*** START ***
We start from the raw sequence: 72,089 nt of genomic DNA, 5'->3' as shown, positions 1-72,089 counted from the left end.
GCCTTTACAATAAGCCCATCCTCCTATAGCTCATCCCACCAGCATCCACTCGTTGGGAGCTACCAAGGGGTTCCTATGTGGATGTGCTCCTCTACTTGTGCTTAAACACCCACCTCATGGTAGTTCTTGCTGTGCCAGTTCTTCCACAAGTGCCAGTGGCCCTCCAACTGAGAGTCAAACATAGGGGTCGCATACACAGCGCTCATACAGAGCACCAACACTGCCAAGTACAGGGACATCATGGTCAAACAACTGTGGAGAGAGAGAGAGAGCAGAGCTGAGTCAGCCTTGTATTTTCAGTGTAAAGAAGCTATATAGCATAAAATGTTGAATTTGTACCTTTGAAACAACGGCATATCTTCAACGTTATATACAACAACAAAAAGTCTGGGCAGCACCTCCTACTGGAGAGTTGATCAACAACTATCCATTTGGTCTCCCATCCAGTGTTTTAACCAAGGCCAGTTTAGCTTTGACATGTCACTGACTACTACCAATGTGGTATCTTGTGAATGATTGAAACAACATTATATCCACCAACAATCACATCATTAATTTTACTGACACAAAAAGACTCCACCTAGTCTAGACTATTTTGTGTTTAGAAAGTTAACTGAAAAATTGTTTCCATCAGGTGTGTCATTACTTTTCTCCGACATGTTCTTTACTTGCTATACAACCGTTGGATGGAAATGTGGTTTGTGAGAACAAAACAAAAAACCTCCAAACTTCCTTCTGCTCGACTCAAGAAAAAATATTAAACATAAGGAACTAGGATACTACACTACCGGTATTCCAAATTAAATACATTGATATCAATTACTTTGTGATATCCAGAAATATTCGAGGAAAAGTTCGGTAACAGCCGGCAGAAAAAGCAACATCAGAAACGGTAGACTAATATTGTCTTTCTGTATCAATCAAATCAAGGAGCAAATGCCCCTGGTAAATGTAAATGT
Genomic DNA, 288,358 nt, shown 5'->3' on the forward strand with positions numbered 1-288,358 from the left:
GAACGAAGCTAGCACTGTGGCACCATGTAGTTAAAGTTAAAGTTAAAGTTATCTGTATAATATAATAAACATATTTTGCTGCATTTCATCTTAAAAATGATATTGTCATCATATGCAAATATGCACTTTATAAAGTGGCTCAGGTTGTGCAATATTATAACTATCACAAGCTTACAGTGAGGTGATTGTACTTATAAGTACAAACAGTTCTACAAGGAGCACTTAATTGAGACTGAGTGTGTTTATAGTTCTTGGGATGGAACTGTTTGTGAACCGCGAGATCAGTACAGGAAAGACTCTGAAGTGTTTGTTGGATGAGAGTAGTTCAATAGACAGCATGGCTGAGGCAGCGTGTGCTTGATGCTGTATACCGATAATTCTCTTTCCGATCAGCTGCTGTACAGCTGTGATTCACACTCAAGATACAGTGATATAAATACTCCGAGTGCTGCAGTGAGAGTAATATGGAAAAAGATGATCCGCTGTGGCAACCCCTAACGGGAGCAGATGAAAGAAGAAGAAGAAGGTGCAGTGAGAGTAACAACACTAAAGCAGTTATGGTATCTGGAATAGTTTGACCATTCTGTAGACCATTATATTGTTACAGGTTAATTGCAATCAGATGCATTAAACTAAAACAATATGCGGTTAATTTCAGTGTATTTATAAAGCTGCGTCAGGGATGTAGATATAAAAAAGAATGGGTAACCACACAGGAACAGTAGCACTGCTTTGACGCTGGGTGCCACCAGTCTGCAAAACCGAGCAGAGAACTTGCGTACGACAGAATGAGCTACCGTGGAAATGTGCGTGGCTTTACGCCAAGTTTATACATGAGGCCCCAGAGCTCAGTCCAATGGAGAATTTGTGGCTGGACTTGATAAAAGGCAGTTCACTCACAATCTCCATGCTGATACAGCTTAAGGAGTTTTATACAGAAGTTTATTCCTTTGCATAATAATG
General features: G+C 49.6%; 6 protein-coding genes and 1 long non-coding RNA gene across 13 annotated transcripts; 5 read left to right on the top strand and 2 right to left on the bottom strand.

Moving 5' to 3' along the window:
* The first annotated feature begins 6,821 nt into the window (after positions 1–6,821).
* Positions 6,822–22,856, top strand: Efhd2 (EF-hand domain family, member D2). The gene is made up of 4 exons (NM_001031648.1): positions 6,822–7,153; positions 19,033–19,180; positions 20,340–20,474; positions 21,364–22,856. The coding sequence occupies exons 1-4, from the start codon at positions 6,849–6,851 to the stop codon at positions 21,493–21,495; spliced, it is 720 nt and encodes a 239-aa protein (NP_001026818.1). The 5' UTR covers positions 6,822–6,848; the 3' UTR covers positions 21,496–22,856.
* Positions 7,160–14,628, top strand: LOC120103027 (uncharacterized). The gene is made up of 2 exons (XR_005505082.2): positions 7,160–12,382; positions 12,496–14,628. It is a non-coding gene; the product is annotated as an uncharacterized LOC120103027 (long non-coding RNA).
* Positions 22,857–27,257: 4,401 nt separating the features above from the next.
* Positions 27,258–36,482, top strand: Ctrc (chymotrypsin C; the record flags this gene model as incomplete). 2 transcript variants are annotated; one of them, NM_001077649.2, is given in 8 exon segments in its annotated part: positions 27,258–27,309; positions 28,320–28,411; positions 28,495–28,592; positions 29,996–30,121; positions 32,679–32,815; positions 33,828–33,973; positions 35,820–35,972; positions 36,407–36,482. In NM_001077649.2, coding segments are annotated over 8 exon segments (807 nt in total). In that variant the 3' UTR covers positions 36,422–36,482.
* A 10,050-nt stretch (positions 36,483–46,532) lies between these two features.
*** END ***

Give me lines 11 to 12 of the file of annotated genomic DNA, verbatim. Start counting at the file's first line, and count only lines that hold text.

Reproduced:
* Positions 27,258–36,482, top strand: Ctrc (chymotrypsin C; the record flags this gene model as incomplete). 2 transcript variants are annotated; one of them, NM_001077649.2, is given in 8 exon segments in its annotated part: positions 27,258–27,309; positions 28,320–28,411; positions 28,495–28,592; positions 29,996–30,121; positions 32,679–32,815; positions 33,828–33,973; positions 35,820–35,972; positions 36,407–36,482. In NM_001077649.2, coding segments are annotated over 8 exon segments (807 nt in total). In that variant the 3' UTR covers positions 36,422–36,482.
* A 10,050-nt stretch (positions 36,483–46,532) lies between these two features.